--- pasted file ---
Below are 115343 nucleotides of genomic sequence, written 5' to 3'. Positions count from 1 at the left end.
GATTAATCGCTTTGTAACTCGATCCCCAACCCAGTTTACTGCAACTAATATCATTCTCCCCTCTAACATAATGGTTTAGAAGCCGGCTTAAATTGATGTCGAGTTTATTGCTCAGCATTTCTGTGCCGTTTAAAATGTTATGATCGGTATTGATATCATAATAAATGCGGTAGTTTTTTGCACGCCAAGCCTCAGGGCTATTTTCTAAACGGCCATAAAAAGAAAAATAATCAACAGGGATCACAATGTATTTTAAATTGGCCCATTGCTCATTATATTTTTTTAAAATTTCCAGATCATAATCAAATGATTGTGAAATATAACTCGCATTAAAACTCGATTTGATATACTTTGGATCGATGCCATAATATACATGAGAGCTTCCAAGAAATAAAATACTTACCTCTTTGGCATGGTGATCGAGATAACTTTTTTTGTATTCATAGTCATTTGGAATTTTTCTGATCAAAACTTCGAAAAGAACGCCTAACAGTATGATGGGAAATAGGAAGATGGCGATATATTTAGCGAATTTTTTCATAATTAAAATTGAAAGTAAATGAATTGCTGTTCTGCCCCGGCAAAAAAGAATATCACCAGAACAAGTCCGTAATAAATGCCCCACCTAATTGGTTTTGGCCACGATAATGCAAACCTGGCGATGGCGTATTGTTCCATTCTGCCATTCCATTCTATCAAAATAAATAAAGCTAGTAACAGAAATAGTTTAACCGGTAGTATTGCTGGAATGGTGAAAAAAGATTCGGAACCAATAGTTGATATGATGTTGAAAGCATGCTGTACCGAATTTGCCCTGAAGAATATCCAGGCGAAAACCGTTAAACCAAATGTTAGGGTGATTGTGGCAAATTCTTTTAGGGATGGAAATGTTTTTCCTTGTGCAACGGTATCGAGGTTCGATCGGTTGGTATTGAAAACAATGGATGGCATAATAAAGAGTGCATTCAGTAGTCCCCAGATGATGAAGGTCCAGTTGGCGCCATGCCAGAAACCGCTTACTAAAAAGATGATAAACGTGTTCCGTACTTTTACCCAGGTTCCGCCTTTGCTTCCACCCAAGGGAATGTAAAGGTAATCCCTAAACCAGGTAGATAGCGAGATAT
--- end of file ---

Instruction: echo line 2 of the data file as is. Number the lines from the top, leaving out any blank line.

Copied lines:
GATTAATCGCTTTGTAACTCGATCCCCAACCCAGTTTACTGCAACTAATATCATTCTCCCCTCTAACATAATGGTTTAGAAGCCGGCTTAAATTGATGTCGAGTTTATTGCTCAGCATTTCTGTGCCGTTTAAAATGTTATGATCGGTATTGATATCATAATAAATGCGGTAGTTTTTTGCACGCCAAGCCTCAGGGCTATTTTCTAAACGGCCATAAAAAGAAAAATAATCAACAGGGATCACAATGTATTTTAAATTGGCCCATTGCTCATTATATTTTTTTAAAATTTCCAGATCATAATCAAATGATTGTGAAATATAACTCGCATTAAAACTCGATTTGATATACTTTGGATCGATGCCATAATATACATGAGAGCTTCCAAGAAATAAAATACTTACCTCTTTGGCATGGTGATCGAGATAACTTTTTTTGTATTCATAGTCATTTGGAATTTTTCTGATCAAAACTTCGAAAAGAACGCCTAACAGTATGATGGGAAATAGGAAGATGGCGATATATTTAGCGAATTTTTTCATAATTAAAATTGAAAGTAAATGAATTGCTGTTCTGCCCCGGCAAAAAAGAATATCACCAGAACAAGTCCGTAATAAATGCCCCACCTAATTGGTTTTGGCCACGATAATGCAAACCTGGCGATGGCGTATTGTTCCATTCTGCCATTCCATTCTATCAAAATAAATAAAGCTAGTAACAGAAATAGTTTAACCGGTAGTATTGCTGGAATGGTGAAAAAAGATTCGGAACCAATAGTTGATATGATGTTGAAAGCATGCTGTACCGAATTTGCCCTGAAGAATATCCAGGCGAAAACCGTTAAACCAAATGTTAGGGTGATTGTGGCAAATTCTTTTAGGGATGGAAATGTTTTTCCTTGTGCAACGGTATCGAGGTTCGATCGGTTGGTATTGAAAACAATGGATGGCATAATAAAGAGTGCATTCAGTAGTCCCCAGATGATGAAGGTCCAGTTGGCGCCATGCCAGAAACCGCTTACTAAAAAGATGATAAACGTGTTCCGTACTTTTACCCAGGTTCCGCCTTTGCTTCCACCCAAGGGAATGTAAAGGTAATCCCTAAACCAGGTAGATAGCGAGATAT